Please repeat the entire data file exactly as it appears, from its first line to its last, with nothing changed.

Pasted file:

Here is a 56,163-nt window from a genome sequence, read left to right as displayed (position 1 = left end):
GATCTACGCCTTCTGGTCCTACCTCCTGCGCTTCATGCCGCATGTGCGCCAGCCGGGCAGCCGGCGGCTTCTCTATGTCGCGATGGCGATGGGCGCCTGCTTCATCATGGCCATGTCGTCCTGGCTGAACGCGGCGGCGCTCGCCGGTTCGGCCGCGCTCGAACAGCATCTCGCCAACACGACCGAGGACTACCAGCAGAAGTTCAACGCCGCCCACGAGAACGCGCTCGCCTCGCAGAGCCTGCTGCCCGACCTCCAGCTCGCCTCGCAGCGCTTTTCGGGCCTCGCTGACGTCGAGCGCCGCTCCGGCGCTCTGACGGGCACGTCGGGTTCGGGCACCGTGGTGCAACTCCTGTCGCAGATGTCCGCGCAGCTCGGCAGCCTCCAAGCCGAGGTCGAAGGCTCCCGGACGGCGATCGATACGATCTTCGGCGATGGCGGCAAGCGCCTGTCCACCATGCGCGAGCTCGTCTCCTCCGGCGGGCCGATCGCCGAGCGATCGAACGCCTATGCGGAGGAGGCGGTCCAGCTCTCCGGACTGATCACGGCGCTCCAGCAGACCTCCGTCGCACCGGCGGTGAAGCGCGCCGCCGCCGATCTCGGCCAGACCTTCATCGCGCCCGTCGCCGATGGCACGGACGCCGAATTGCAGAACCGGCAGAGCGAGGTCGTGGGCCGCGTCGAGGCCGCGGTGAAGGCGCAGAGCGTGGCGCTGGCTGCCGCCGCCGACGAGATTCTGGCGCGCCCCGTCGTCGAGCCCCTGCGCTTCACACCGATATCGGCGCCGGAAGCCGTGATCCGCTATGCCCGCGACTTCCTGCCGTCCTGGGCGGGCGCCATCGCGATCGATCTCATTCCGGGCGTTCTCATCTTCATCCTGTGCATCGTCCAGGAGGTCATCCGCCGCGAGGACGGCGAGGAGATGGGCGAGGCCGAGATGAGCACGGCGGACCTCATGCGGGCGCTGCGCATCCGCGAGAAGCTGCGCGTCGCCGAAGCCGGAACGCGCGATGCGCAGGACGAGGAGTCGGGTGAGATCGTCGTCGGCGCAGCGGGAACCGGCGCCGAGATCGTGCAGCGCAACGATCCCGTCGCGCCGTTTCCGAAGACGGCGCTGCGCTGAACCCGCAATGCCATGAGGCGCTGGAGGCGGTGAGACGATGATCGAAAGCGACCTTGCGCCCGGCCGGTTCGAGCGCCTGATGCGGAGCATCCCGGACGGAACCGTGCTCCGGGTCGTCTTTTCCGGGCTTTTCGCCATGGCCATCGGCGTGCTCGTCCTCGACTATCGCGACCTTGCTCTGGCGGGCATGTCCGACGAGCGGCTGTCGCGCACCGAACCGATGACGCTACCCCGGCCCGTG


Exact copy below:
Here is a 56,163-nt window from a genome sequence, read left to right as displayed (position 1 = left end):
GATCTACGCCTTCTGGTCCTACCTCCTGCGCTTCATGCCGCATGTGCGCCAGCCGGGCAGCCGGCGGCTTCTCTATGTCGCGATGGCGATGGGCGCCTGCTTCATCATGGCCATGTCGTCCTGGCTGAACGCGGCGGCGCTCGCCGGTTCGGCCGCGCTCGAACAGCATCTCGCCAACACGACCGAGGACTACCAGCAGAAGTTCAACGCCGCCCACGAGAACGCGCTCGCCTCGCAGAGCCTGCTGCCCGACCTCCAGCTCGCCTCGCAGCGCTTTTCGGGCCTCGCTGACGTCGAGCGCCGCTCCGGCGCTCTGACGGGCACGTCGGGTTCGGGCACCGTGGTGCAACTCCTGTCGCAGATGTCCGCGCAGCTCGGCAGCCTCCAAGCCGAGGTCGAAGGCTCCCGGACGGCGATCGATACGATCTTCGGCGATGGCGGCAAGCGCCTGTCCACCATGCGCGAGCTCGTCTCCTCCGGCGGGCCGATCGCCGAGCGATCGAACGCCTATGCGGAGGAGGCGGTCCAGCTCTCCGGACTGATCACGGCGCTCCAGCAGACCTCCGTCGCACCGGCGGTGAAGCGCGCCGCCGCCGATCTCGGCCAGACCTTCATCGCGCCCGTCGCCGATGGCACGGACGCCGAATTGCAGAACCGGCAGAGCGAGGTCGTGGGCCGCGTCGAGGCCGCGGTGAAGGCGCAGAGCGTGGCGCTGGCTGCCGCCGCCGACGAGATTCTGGCGCGCCCCGTCGTCGAGCCCCTGCGCTTCACACCGATATCGGCGCCGGAAGCCGTGATCCGCTATGCCCGCGACTTCCTGCCGTCCTGGGCGGGCGCCATCGCGATCGATCTCATTCCGGGCGTTCTCATCTTCATCCTGTGCATCGTCCAGGAGGTCATCCGCCGCGAGGACGGCGAGGAGATGGGCGAGGCCGAGATGAGCACGGCGGACCTCATGCGGGCGCTGCGCATCCGCGAGAAGCTGCGCGTCGCCGAAGCCGGAACGCGCGATGCGCAGGACGAGGAGTCGGGTGAGATCGTCGTCGGCGCAGCGGGAACCGGCGCCGAGATCGTGCAGCGCAACGATCCCGTCGCGCCGTTTCCGAAGACGGCGCTGCGCTGAACCCGCAATGCCATGAGGCGCTGGAGGCGGTGAGACGATGATCGAAAGCGACCTTGCGCCCGGCCGGTTCGAGCGCCTGATGCGGAGCATCCCGGACGGAACCGTGCTCCGGGTCGTCTTTTCCGGGCTTTTCGCCATGGCCATCGGCGTGCTCGTCCTCGACTATCGCGACCTTGCTCTGGCGGGCATGTCCGACGAGCGGCTGTCGCGCACCGAACCGATGACGCTACCCCGGCCCGTG